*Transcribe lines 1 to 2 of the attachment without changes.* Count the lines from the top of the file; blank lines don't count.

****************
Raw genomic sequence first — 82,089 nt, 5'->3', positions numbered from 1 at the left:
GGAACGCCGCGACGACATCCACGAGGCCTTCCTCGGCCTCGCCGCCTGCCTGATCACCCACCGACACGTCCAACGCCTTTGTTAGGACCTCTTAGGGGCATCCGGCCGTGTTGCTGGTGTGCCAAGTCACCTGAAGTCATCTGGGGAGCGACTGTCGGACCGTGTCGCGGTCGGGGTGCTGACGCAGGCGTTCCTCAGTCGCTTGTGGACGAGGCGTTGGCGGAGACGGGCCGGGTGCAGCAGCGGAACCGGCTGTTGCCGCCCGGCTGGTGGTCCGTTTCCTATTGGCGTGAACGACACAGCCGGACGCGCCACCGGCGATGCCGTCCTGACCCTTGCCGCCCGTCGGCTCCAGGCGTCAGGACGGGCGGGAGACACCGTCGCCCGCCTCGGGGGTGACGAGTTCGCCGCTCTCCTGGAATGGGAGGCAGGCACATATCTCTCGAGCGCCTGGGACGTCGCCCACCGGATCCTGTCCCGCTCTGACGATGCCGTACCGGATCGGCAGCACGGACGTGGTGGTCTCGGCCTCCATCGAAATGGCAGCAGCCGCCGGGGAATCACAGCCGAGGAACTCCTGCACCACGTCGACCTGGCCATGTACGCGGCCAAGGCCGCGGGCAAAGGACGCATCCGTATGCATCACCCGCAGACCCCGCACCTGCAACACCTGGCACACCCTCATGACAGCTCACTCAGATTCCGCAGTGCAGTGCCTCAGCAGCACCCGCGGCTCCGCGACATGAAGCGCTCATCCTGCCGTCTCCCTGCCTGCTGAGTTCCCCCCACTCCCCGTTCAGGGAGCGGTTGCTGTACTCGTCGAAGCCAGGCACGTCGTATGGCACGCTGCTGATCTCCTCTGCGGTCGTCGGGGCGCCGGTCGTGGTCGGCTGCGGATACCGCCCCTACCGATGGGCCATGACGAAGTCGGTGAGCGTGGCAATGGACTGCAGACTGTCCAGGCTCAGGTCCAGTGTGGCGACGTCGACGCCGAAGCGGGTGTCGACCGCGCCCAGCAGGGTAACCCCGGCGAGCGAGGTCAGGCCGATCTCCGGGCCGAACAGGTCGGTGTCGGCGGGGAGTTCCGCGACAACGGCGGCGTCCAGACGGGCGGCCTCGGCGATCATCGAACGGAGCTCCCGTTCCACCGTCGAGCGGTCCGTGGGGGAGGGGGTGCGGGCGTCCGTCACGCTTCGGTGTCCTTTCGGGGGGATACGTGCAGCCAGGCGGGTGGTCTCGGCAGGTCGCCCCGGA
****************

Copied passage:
Raw genomic sequence first — 82,089 nt, 5'->3', positions numbered from 1 at the left:
GGAACGCCGCGACGACATCCACGAGGCCTTCCTCGGCCTCGCCGCCTGCCTGATCACCCACCGACACGTCCAACGCCTTTGTTAGGACCTCTTAGGGGCATCCGGCCGTGTTGCTGGTGTGCCAAGTCACCTGAAGTCATCTGGGGAGCGACTGTCGGACCGTGTCGCGGTCGGGGTGCTGACGCAGGCGTTCCTCAGTCGCTTGTGGACGAGGCGTTGGCGGAGACGGGCCGGGTGCAGCAGCGGAACCGGCTGTTGCCGCCCGGCTGGTGGTCCGTTTCCTATTGGCGTGAACGACACAGCCGGACGCGCCACCGGCGATGCCGTCCTGACCCTTGCCGCCCGTCGGCTCCAGGCGTCAGGACGGGCGGGAGACACCGTCGCCCGCCTCGGGGGTGACGAGTTCGCCGCTCTCCTGGAATGGGAGGCAGGCACATATCTCTCGAGCGCCTGGGACGTCGCCCACCGGATCCTGTCCCGCTCTGACGATGCCGTACCGGATCGGCAGCACGGACGTGGTGGTCTCGGCCTCCATCGAAATGGCAGCAGCCGCCGGGGAATCACAGCCGAGGAACTCCTGCACCACGTCGACCTGGCCATGTACGCGGCCAAGGCCGCGGGCAAAGGACGCATCCGTATGCATCACCCGCAGACCCCGCACCTGCAACACCTGGCACACCCTCATGACAGCTCACTCAGATTCCGCAGTGCAGTGCCTCAGCAGCACCCGCGGCTCCGCGACATGAAGCGCTCATCCTGCCGTCTCCCTGCCTGCTGAGTTCCCCCCACTCCCCGTTCAGGGAGCGGTTGCTGTACTCGTCGAAGCCAGGCACGTCGTATGGCACGCTGCTGATCTCCTCTGCGGTCGTCGGGGCGCCGGTCGTGGTCGGCTGCGGATACCGCCCCTACCGATGGGCCATGACGAAGTCGGTGAGCGTGGCAATGGACTGCAGACTGTCCAGGCTCAGGTCCAGTGTGGCGACGTCGACGCCGAAGCGGGTGTCGACCGCGCCCAGCAGGGTAACCCCGGCGAGCGAGGTCAGGCCGATCTCCGGGCCGAACAGGTCGGTGTCGGCGGGGAGTTCCGCGACAACGGCGGCGTCCAGACGGGCGGCCTCGGCGATCATCGAACGGAGCTCCCGTTCCACCGTCGAGCGGTCCGTGGGGGAGGGGGTGCGGGCGTCCGTCACGCTTCGGTGTCCTTTCGGGGGGATACGTGCAGCCAGGCGGGTGGTCTCGGCAGGTCGCCCCGGA